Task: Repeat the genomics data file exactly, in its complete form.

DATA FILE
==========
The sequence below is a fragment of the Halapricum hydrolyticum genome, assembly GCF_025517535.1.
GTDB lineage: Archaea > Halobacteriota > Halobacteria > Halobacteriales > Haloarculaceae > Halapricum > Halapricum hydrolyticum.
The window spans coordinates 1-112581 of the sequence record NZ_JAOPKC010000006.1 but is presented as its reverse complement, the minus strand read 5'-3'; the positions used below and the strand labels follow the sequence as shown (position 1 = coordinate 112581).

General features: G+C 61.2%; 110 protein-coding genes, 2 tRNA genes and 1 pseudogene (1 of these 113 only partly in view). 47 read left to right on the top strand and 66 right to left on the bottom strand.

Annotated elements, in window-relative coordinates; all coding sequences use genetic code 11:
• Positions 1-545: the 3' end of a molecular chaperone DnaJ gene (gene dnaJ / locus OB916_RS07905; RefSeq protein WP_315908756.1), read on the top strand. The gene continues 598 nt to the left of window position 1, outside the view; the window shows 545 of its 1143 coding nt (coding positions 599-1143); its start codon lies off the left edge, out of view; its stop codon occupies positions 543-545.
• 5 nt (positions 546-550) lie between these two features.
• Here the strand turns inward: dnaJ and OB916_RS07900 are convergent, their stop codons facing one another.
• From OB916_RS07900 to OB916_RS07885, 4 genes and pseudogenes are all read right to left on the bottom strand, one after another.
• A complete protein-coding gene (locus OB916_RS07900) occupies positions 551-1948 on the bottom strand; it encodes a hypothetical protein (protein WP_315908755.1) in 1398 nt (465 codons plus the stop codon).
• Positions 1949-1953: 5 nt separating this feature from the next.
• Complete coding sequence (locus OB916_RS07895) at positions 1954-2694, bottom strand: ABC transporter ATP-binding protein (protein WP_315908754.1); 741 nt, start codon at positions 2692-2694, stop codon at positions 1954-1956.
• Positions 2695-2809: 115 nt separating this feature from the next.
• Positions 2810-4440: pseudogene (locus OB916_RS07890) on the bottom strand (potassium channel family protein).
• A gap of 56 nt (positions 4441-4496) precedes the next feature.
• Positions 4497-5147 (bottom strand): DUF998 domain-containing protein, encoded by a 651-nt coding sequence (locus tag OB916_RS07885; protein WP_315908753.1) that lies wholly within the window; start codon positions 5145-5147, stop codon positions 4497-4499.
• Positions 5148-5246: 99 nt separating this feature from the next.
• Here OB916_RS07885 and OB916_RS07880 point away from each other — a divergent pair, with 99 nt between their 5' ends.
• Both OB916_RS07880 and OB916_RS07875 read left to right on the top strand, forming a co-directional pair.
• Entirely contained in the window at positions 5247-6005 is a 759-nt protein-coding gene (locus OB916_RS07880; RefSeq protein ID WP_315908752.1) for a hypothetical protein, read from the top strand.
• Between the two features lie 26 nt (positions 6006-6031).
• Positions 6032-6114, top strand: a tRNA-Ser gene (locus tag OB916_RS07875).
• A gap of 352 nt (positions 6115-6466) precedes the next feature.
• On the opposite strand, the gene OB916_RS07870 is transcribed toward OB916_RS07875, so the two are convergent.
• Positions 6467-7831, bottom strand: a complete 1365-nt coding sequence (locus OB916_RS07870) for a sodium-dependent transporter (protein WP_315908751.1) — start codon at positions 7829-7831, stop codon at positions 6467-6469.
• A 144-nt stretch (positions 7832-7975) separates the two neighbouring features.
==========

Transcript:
The sequence below is a fragment of the Halapricum hydrolyticum genome, assembly GCF_025517535.1.
GTDB lineage: Archaea > Halobacteriota > Halobacteria > Halobacteriales > Haloarculaceae > Halapricum > Halapricum hydrolyticum.
The window spans coordinates 1-112581 of the sequence record NZ_JAOPKC010000006.1 but is presented as its reverse complement, the minus strand read 5'-3'; the positions used below and the strand labels follow the sequence as shown (position 1 = coordinate 112581).

General features: G+C 61.2%; 110 protein-coding genes, 2 tRNA genes and 1 pseudogene (1 of these 113 only partly in view). 47 read left to right on the top strand and 66 right to left on the bottom strand.

Annotated elements, in window-relative coordinates; all coding sequences use genetic code 11:
• Positions 1-545: the 3' end of a molecular chaperone DnaJ gene (gene dnaJ / locus OB916_RS07905; RefSeq protein WP_315908756.1), read on the top strand. The gene continues 598 nt to the left of window position 1, outside the view; the window shows 545 of its 1143 coding nt (coding positions 599-1143); its start codon lies off the left edge, out of view; its stop codon occupies positions 543-545.
• 5 nt (positions 546-550) lie between these two features.
• Here the strand turns inward: dnaJ and OB916_RS07900 are convergent, their stop codons facing one another.
• From OB916_RS07900 to OB916_RS07885, 4 genes and pseudogenes are all read right to left on the bottom strand, one after another.
• A complete protein-coding gene (locus OB916_RS07900) occupies positions 551-1948 on the bottom strand; it encodes a hypothetical protein (protein WP_315908755.1) in 1398 nt (465 codons plus the stop codon).
• Positions 1949-1953: 5 nt separating this feature from the next.
• Complete coding sequence (locus OB916_RS07895) at positions 1954-2694, bottom strand: ABC transporter ATP-binding protein (protein WP_315908754.1); 741 nt, start codon at positions 2692-2694, stop codon at positions 1954-1956.
• Positions 2695-2809: 115 nt separating this feature from the next.
• Positions 2810-4440: pseudogene (locus OB916_RS07890) on the bottom strand (potassium channel family protein).
• A gap of 56 nt (positions 4441-4496) precedes the next feature.
• Positions 4497-5147 (bottom strand): DUF998 domain-containing protein, encoded by a 651-nt coding sequence (locus tag OB916_RS07885; protein WP_315908753.1) that lies wholly within the window; start codon positions 5145-5147, stop codon positions 4497-4499.
• Positions 5148-5246: 99 nt separating this feature from the next.
• Here OB916_RS07885 and OB916_RS07880 point away from each other — a divergent pair, with 99 nt between their 5' ends.
• Both OB916_RS07880 and OB916_RS07875 read left to right on the top strand, forming a co-directional pair.
• Entirely contained in the window at positions 5247-6005 is a 759-nt protein-coding gene (locus OB916_RS07880; RefSeq protein ID WP_315908752.1) for a hypothetical protein, read from the top strand.
• Between the two features lie 26 nt (positions 6006-6031).
• Positions 6032-6114, top strand: a tRNA-Ser gene (locus tag OB916_RS07875).
• A gap of 352 nt (positions 6115-6466) precedes the next feature.
• On the opposite strand, the gene OB916_RS07870 is transcribed toward OB916_RS07875, so the two are convergent.
• Positions 6467-7831, bottom strand: a complete 1365-nt coding sequence (locus OB916_RS07870) for a sodium-dependent transporter (protein WP_315908751.1) — start codon at positions 7829-7831, stop codon at positions 6467-6469.
• A 144-nt stretch (positions 7832-7975) separates the two neighbouring features.